Occupational TherapyOccupational therapy can help improve kids' cognitive, physical, and motor skills and build their self-esteem and sense of accomplishment.https://kidshealth.org/ws/RadyChildrens/en/parents/occupational-therapy.html/e6873992-af60-4bab-82d9-3bd1fe9ad5a3
PolydactylyPolydactyly is when a baby is born with an extra finger on the hand or an extra toe on the foot. It can be on one or both hands or feet.https://kidshealth.org/ws/RadyChildrens/en/parents/polydactyly.html/684055dc-071c-4973-8ce6-9281a43185ae
Radial DysplasiaBabies with radial dysplasia (also called radial club hand) are born with a short or missing radial bone. This makes the wrist turn in.https://kidshealth.org/ws/RadyChildrens/en/parents/radial-dysplasia.html/6fa65f17-f1df-47fb-8f7b-35cb8efeccb5
SymbrachydactylyBabies with symbrachydactyly are born with short often webbed fingers. Some might be missing fingers.https://kidshealth.org/ws/RadyChildrens/en/parents/symbrachydactyly.html/afe1b0ce-964d-477a-a395-e1f81141358c
SyndactylySyndactyly is when a baby is born with two or more fingers or toes joined or "webbed" together. https://kidshealth.org/ws/RadyChildrens/en/parents/syndactyly.html/5edd8317-51f6-443c-b25c-5ec74bd7218b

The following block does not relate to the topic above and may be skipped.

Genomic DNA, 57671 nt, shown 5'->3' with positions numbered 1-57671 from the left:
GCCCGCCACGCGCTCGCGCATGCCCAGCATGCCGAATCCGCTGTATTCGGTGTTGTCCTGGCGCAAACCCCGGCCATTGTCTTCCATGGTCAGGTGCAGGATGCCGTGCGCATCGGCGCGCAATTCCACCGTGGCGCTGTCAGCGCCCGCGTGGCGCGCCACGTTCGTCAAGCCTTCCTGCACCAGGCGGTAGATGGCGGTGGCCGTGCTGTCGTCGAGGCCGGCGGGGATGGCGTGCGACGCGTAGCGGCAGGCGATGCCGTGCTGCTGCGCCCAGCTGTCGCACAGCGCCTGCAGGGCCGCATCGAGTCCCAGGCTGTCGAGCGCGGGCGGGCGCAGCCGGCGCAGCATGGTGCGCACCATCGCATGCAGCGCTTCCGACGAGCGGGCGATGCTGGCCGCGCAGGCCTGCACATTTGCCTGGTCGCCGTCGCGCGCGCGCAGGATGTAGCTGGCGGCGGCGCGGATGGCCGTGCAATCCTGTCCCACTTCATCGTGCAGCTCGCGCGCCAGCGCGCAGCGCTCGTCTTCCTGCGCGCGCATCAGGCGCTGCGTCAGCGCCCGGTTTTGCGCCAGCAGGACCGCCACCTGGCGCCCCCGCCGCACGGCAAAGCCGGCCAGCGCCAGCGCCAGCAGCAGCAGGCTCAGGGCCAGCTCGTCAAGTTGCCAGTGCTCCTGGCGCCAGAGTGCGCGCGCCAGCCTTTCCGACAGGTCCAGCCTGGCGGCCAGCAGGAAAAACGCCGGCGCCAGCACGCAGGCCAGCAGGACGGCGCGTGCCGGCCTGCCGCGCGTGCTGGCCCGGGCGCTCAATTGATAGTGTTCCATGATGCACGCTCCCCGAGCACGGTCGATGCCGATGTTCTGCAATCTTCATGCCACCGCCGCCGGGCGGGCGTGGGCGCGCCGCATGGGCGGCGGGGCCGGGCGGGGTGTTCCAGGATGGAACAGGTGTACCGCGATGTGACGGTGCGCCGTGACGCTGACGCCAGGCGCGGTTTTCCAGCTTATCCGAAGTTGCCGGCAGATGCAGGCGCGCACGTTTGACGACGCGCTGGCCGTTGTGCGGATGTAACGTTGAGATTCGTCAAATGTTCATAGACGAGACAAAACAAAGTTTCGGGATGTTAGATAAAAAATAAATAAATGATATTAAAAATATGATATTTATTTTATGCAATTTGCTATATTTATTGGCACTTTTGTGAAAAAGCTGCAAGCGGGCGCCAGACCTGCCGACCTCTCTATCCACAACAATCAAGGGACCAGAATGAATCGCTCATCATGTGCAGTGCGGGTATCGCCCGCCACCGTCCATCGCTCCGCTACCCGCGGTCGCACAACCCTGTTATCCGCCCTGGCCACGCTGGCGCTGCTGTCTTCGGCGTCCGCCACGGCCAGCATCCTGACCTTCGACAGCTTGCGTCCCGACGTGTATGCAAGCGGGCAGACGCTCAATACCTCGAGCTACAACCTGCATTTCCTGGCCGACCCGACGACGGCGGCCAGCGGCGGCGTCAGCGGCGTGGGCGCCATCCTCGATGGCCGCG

Thumb DuplicationBabies with thumb duplication (or thumb polydactyly) are born with an extra thumb on one or both hands. Most will have surgery to fix the problem.https://kidshealth.org/ws/RadyChildrens/en/parents/thumb-duplication.html/f0a9cba2-ac76-470e-9d43-4345a6d57493
Ulnar DysplasiaBabies with ulnar dysplasia (also called ulnar club hand) are born with a short or missing ulnar bone. This makes the wrist turn out.https://kidshealth.org/ws/RadyChildrens/en/parents/ulnar-dysplasia.html/99df5db6-d7ab-419d-bae9-56fd26c29bcd
X-Ray Exam: FingerDoctors may order a finger X-ray to find the cause of symptoms such as pain, tenderness, or swelling, or to detect broken bones or dislocated joints.https://kidshealth.org/ws/RadyChildrens/en/parents/xray-finger.html/3a43d22f-4cd4-4a9e-b5b8-ca7c9eba5fd6
X-Ray Exam: HandA hand X-ray can help find the cause of pain, tenderness, swelling, and deformity. It also can detect broken bones or dislocated joints.https://kidshealth.org/ws/RadyChildrens/en/parents/xray-hand.html/64b6be7e-e187-4bd6-a004-a72afbdf6296
kh:age-allAgesOrAgeAgnostickh:age-toddlerOneToThreekh:clinicalDesignation-generalSurgerykh:genre-articlekh:primaryClinicalDesignation-orthopedicsNonSportsMedBones & Muscleshttps://kidshealth.org/ws/RadyChildrens/en/parents/medical/bones/309954d5-03dd-446c-9d39-3e66eeb99f97